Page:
One of Switzerland’s leading energy utilities, Axpo, has announced that it is suspending uranium imports from the controversial Mayak processing plant in Russia.
The Mayak plant in the Urals – on the border between Europe and Asia – has long been in the sights of environmentalists such as Greenpeace. A devastating explosion in the 1950s was hushed up for decades, but Greenpeace says nuclear contamination continues.
The reprocessed uranium is the fuel used for the Beznau nuclear power plant in northern Switzerland.
Axpo will compensate for the shortfall from Mayak by importing more from Seversk in Siberia.
But Greenpeace has serious reservations about Seversk too.
The future of imports from Mayak had been in the balance since June, when a planned visit by representatives of Axpo was called off at short notice by the Russian side, on the grounds that the plant is located in a closed military area.
Axpo has still been unable to inspect the site, and on Saturday announced that it was to “forgo uranium from Mayak until the necessary transparency is established”.
The uranium does not come directly from the Russian plants to Switzerland.
Axpo has a contract with the French energy group Areva, which in turn gets it from an enriching plant in the town of Elektrostal, which sources it from different Russian plants, as Axpo spokesman Rainer Meier explained to swissinfo.ch.
“We will now establish a deal with Areva that they guarantee that our fuel is compiled without any uranium products from Mayak,” he said.
Meier strenuously rejected the idea that Axpo’s announcement was just a public relations exercise, in reaction to the widespread criticism of the Mayak plant.
He pointed out that Axpo has always taken environmental concerns very seriously.
It was the company’s desire for transparency that offered Greenpeace a way to challenge some of its other information, which led Axpo to trace back the supply chain of the Russian fuel.
Patricia Marie, head of Areva’s press service, told swissinfo.ch Axpo is the only client which has decided against using Mayak uranium. Alpiq, the Swiss company which supplies the Gösgen nuclear power plant, is not following suit.
“We’ll see if other clients go the same way. But this is really a decision by Axpo which has set itself very wide-ranging transparency requirements,” Marie said.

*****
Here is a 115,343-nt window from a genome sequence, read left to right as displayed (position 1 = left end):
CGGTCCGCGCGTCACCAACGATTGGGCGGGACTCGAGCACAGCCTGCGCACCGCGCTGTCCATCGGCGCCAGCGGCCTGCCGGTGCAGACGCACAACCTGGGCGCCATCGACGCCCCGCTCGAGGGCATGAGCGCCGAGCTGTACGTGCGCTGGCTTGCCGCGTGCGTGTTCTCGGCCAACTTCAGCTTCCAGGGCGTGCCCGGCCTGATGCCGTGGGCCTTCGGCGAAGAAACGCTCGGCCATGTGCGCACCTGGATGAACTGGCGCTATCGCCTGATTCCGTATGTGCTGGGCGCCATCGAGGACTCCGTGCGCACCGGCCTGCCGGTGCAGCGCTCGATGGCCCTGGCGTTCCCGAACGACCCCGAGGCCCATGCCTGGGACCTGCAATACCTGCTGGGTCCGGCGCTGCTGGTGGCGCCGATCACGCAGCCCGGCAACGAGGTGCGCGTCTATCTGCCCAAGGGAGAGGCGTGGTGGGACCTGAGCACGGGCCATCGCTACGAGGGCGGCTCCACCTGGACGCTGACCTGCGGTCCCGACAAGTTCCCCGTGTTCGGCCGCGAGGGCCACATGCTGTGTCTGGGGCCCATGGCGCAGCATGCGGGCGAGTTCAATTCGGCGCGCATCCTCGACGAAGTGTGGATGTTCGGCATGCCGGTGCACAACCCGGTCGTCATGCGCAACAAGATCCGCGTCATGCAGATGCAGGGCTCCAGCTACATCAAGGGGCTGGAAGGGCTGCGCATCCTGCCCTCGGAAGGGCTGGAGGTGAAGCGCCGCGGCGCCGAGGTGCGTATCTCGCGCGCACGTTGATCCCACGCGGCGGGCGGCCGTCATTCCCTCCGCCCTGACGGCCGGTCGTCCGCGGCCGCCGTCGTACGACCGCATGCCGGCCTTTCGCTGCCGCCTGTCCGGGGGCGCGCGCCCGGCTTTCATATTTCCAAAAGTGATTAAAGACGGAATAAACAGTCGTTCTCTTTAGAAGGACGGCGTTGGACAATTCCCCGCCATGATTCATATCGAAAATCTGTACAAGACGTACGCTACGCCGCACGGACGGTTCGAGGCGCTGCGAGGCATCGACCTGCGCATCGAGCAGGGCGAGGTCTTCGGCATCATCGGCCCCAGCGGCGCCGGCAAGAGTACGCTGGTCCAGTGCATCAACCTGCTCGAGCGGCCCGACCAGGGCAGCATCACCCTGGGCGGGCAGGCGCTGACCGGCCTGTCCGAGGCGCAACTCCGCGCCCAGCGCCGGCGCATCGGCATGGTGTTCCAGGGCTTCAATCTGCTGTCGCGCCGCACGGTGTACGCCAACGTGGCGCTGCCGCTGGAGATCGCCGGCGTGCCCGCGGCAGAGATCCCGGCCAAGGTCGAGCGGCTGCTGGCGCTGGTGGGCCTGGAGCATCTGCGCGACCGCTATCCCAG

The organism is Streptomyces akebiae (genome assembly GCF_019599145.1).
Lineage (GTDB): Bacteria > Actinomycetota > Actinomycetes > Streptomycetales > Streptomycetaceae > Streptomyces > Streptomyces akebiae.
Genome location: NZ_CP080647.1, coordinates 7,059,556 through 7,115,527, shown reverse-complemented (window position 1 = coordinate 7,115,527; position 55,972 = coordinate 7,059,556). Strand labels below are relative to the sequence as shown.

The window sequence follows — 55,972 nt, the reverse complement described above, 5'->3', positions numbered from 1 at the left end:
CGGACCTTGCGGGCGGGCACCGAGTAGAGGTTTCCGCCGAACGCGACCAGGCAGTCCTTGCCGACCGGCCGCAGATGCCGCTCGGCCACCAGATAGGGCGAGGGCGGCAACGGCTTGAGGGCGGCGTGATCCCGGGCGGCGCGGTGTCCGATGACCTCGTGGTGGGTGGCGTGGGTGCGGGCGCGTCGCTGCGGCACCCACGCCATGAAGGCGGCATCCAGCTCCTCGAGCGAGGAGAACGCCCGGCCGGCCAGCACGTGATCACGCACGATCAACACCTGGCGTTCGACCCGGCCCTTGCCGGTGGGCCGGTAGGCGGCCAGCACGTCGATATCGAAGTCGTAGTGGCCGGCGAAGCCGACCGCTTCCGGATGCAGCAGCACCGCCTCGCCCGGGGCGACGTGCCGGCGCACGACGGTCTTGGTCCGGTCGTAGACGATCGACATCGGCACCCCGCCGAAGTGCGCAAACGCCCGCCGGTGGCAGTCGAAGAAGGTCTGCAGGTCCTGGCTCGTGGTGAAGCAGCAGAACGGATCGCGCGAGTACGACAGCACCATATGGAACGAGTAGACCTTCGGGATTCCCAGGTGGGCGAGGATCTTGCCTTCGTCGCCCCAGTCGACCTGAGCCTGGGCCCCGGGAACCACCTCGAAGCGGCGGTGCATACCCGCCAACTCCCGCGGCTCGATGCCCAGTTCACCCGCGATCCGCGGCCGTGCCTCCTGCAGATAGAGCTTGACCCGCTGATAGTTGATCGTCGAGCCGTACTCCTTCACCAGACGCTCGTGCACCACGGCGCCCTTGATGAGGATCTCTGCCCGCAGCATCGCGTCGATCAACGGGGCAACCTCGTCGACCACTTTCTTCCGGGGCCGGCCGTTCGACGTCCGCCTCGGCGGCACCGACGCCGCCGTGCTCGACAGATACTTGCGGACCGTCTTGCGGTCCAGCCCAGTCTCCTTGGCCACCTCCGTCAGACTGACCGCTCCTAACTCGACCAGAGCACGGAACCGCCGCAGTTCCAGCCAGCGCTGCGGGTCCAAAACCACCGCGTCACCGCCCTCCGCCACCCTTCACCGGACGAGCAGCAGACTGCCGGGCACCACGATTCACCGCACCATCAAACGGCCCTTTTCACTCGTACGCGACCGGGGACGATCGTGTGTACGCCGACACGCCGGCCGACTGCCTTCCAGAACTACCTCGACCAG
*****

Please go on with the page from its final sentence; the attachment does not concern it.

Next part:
Indeed, Florian Kasser, nuclear campaigner for Greenpeace Switzerland, explained to swissinfo.ch that the Swiss section of the organisation had been able to put pressure on Axpo precisely because the company makes much of its environmental credentials. But he believes it is not the end of the affair.
“Axpo’s decision sends a clear message, and not only within Switzerland. Nuclear power station operators will be much more concerned about the source of their fuel in future,” he said.
Axpo is in dialogue with Greenpeace, and has passed many of the organisation’s questions on to Rosatom, the Russian agency with overall responsibility for atomic power.
It has also had water samples analysed that Greenpeace supplied from the contaminated river Techa near Mayak.
Kasser welcome the suspension of imports from Mayak as “a step in the right direction”.
“But they have said they will increase imports from Seversk and at the moment we really can’t understand that, since the environmental problems around Seversk are comparable to those at Mayak.”
The key concern at Seversk is that radioactive waste is injected directly into the ground – a means of disposal that Kasser described as “absolutely unthinkable” in the west.
There’s a “total discrepancy” between Axpo’s avowed goals of sustainability and the disposal practices at Seversk, Kasser maintained.
Axpo is in dialogue not only with Greenpeace, but also with Rosatom. Meier described the attitude of officials there as “western-style and open”.
While Kasser agreed that Rosatom has got away from Soviet-style secrecy, he is less convinced that it is totally open.
“We see in our discussions with Axpo that Rosatom has tried to provide it with information about its activities – but only a small part of the required information and often on condition that it isn’t made public,” he explained.
But Marie of Areva has quite a different take on what is going on in Mayak. She assured swissinfo that the company had been able to send its own inspectors to those parts of the site that are not closed for military reasons.
“We have a code of standards, and we don’t buy just anywhere without checking. The results of the audits we have carried out there were completely satisfactory so there is no reason not to work with Mayak.”
The Axpo Group is Switzerland’s leading energy utility, employing more than 4,000 people.
With its partners, it supplies electricity to about 3 million people in Switzerland.
Its stated aim is to guarantee a “reliable supply of electricity produced from environmentally friendly sources at competitive prices”.
It uses a mix of nuclear power, hydropower and new energies.
It owns the two Beznau nuclear power stations and has stakes in two more, those at Gösgen and Leibstadt.
It also has purchase rights to the output of French nuclear power stations
The Mayak complex, the world’s biggest nuclear site, is about 1,400km east of Moscow, in the southern Urals, which mark the border between Europe and Asia.
The 1957 explosion of a storage tank containing highly radioactive liquid waste contaminated a wide area.
The world’s worst radiation accident until Chernobyl in 1986, it was hushed up for about 30 years.
About a year after the explosion, 1,000km2 was declared a closed zone, and people were relocated. But Greenpeace says many were never evacuated from the contaminated area, and it is still “one of the most radioactive places on earth”.
For years radioactive waste was poured straight into the Techa river, which provided drinking water for over 100,000 people.